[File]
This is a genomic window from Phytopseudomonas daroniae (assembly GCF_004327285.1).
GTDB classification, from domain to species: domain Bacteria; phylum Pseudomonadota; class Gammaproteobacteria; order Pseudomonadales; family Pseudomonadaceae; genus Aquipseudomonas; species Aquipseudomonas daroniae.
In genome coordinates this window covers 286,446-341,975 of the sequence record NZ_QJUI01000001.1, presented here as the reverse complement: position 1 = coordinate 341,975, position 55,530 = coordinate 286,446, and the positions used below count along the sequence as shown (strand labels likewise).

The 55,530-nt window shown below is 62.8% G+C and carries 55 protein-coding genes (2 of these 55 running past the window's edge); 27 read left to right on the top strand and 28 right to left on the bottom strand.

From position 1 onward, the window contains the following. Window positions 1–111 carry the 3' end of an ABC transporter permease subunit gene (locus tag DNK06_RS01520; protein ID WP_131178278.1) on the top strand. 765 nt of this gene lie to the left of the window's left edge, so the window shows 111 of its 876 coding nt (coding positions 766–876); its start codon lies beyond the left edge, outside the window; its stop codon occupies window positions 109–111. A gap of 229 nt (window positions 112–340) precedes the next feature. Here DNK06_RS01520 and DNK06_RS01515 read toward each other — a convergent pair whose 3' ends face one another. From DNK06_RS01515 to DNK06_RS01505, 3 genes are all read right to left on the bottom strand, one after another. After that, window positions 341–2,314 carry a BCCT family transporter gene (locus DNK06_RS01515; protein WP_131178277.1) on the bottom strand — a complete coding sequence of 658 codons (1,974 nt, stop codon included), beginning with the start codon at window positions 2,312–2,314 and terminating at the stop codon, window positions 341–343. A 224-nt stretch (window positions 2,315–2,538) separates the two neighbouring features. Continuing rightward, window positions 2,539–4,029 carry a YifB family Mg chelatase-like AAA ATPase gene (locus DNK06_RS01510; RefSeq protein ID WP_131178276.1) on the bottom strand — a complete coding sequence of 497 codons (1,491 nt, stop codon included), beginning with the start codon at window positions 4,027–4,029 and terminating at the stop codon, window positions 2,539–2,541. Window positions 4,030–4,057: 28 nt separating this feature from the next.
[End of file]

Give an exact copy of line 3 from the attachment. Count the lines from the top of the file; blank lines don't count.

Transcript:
In genome coordinates this window covers 286,446-341,975 of the sequence record NZ_QJUI01000001.1, presented here as the reverse complement: position 1 = coordinate 341,975, position 55,530 = coordinate 286,446, and the positions used below count along the sequence as shown (strand labels likewise).